Steve Peace said that the people […] were spreading diesel all over the CBL 101 barge. Said it was intense on the outside of the barge that they could smell it inside and that people were starting to think they would lose their lives.
He also said that chanting was going on and that they were going to set the 101 on fire. He said they were lighting matches and putting them out with their fingers.
He said that a lot of people were starting to scream and yell inside the barge that they wanted to get out and jump in the water. They thought they were going to get burned up.
Witness: Randall Hervey
Hervey’s testimony focused on the speech reported to him on the situation aboard the platform. He also spoke about the production status of the Parabe platform: it’s a hub, collecting all of the oil from the North area well jackets.
Hervey stated that his only source of information from the barge was Dave Parkin – CNL’s representative.
“The climate that was passed on was that people were scared. There seemed to be a lot of confusion from the community folks.”
A telling moment in the cross-exam:
“Do you if Dave and Steve left their offices or if they gathered all their information from inside their offices?”
“I don’t know”
Witness: Derek Mackey
A piping contractor from Texas, Mackey gave testimony on the occupation of the barge and platform by the Ilaje.
First of all, Mackey corroborated accounts that the Ilaje rushed the CNL operators who were attempting to lock the gate to the platform from the barge. However, it was difficult to separate what he had actually seen and what he had heard reported to him from others. Mackay did clarify that the expatriates were ordered to stay in the living quarters area by Mike Browne, not by the Ilaje.
When asked if he felt his movements constrained, he recounted an incident where he left his room-where he spent most of the 3 days-and tried to walk up the steps to the roof of the radio room to get some sun. He claimed that right outside the galley, he saw two Ilaje drinking clear liquid and holding knives. They stopped him and ordered him to return to his quarters, their breath stinking of alcohol. That was the only occasion he could report of Ilaje carrying knives.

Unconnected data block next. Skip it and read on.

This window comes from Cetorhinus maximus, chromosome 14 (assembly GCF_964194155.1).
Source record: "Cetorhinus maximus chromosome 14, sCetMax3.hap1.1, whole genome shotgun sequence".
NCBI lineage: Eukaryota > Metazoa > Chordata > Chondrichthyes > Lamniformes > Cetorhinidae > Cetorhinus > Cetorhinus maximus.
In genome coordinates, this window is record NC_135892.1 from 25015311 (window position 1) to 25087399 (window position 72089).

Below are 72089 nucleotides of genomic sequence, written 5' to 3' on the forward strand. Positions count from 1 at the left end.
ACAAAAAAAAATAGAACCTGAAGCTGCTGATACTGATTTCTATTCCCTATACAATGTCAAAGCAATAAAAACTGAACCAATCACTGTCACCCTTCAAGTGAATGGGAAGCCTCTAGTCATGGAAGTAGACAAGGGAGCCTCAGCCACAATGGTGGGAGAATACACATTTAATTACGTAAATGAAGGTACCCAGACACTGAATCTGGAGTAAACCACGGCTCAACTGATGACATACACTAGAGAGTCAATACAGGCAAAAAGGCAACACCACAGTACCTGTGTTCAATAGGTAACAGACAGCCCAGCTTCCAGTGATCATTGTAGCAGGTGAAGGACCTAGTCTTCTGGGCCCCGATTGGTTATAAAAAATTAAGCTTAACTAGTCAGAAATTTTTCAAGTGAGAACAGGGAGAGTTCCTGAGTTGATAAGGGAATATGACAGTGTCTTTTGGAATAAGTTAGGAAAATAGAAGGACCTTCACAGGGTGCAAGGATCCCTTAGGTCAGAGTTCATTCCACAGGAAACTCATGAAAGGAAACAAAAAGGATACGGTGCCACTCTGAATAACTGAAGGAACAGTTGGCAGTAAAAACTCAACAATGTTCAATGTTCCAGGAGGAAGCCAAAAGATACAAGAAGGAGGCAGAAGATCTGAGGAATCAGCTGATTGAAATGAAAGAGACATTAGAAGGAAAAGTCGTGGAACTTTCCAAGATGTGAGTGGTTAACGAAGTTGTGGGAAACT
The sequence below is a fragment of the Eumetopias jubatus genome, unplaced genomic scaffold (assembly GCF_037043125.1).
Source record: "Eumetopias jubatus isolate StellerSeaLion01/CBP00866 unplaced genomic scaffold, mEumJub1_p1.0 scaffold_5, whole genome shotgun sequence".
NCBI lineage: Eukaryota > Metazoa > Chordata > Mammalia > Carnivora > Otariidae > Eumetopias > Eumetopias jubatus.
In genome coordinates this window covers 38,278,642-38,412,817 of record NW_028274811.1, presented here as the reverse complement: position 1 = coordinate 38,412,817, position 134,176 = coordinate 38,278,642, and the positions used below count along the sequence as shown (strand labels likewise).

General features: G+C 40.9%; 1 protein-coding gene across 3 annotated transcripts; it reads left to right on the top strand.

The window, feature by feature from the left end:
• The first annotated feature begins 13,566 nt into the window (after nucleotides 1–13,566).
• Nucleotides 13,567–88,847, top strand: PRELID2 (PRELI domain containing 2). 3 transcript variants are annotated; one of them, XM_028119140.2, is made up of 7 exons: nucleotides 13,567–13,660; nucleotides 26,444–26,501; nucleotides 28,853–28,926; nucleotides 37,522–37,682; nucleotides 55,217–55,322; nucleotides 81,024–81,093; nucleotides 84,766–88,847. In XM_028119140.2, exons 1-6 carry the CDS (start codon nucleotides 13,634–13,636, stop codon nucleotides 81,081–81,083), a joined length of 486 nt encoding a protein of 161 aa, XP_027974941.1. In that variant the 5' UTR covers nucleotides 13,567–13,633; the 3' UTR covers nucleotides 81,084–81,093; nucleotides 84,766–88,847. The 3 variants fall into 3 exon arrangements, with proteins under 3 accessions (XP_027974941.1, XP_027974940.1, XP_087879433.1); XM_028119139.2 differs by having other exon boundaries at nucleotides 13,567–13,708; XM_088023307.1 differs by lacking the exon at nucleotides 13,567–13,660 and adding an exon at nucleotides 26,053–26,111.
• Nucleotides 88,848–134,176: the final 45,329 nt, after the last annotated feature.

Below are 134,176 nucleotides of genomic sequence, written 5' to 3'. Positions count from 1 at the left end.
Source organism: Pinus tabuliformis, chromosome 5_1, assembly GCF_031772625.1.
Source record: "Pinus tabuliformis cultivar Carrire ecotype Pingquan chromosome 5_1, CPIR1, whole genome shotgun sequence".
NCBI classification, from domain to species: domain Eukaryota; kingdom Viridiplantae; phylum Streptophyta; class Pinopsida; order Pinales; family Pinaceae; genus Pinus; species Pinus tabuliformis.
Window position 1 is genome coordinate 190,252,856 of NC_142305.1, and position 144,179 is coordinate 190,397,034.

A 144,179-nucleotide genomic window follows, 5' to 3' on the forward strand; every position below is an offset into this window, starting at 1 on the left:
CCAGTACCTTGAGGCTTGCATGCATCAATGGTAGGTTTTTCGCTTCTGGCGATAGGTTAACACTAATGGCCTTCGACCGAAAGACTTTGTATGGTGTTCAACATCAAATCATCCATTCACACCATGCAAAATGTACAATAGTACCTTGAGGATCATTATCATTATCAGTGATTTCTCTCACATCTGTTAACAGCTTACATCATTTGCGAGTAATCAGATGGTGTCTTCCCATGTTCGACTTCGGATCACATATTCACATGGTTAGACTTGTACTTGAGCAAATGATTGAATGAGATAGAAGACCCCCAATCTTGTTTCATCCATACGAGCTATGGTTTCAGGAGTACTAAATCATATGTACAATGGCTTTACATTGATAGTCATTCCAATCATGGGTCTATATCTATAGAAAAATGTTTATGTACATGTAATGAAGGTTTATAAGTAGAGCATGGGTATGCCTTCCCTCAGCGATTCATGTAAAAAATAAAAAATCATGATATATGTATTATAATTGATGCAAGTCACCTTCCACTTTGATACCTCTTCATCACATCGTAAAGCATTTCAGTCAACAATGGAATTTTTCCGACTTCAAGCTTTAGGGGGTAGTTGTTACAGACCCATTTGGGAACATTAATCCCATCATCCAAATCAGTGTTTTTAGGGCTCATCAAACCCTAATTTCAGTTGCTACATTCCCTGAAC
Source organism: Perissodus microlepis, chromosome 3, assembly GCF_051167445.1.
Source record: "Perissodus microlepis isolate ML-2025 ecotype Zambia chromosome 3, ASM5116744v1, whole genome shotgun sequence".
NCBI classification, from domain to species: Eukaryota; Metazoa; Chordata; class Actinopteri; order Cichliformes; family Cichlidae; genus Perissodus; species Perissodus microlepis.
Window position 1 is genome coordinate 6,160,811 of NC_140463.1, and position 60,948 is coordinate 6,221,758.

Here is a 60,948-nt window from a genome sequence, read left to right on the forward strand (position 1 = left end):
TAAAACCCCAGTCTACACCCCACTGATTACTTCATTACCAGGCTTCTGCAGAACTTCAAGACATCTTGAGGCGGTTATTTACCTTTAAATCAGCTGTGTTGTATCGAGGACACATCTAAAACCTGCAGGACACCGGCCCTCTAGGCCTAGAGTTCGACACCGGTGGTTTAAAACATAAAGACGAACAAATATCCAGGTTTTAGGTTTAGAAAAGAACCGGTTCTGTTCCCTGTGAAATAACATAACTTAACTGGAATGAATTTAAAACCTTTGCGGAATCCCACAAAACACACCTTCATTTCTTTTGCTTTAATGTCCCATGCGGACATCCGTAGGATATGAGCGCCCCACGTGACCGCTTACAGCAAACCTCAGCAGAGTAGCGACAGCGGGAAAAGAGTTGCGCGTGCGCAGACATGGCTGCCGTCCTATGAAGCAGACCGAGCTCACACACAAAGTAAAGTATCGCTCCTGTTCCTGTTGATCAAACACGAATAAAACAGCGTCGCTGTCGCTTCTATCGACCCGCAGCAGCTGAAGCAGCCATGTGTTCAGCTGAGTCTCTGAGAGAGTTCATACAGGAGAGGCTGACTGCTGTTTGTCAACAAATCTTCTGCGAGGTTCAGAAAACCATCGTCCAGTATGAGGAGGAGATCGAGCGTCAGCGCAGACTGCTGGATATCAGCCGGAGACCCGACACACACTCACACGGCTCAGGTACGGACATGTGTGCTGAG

Mackey also reported that he personally saw Ilaje pouring diesel from 55-gallon barrels onto the barge deck, while he stood on a walkway, 40 feet above the deck.
“How did you know that what was being poured from the barrels was diesel?”
“I guess I knew just from working on the barge and knowing what’s in those barrels.”
This observation was of course passed on to Mike Browne, the other expats, and eventually on to CNL’s crisis team. Mackey’s assumption about the barrels presumably blossomed into the hysterical accounts of expats ready to throw themselves into the sea to avoid being burnt.
Mackey also testified on the arrival of the Nigerian military personnel and the shooting of the protesters. In his version–unlike in previous testimony–an Ilaje raised a large dummy spool (large metal piping) over his head and rushed towards a military man when he was shot. Previous accounts claimed that the Ilaje wrested a gun away from a soldier before being shot.
On cross it was revealed that Mackay had reported to Mike Brown that he saw two Ilaje rushing towards the soldiers with dummy spools raised above their hand, but his deposition stated that he saw one Ilaje already lying dead on the ground while another one raised the dummy spool.
With numerous discrepancies like these, it was hard to know what to make of Mackay’s testimony. He contradicted other expats’ accounts on numerous details: never heard Ilaje threaten anyone’s life, never heard them say they were “prepared to die”. He never saw broken bottles, never saw razors. Most glaringly, Mackey entered the radio room after the military raid occurred. He didn’t see any damage to the door and said the room was all in order.
So what, with all these contradicting reports, actually happened on the barge?
The day ended with the beginning of Billy Burnham’s videotaped deposition. I will treat it in its entirety on Monday, 11.24.08.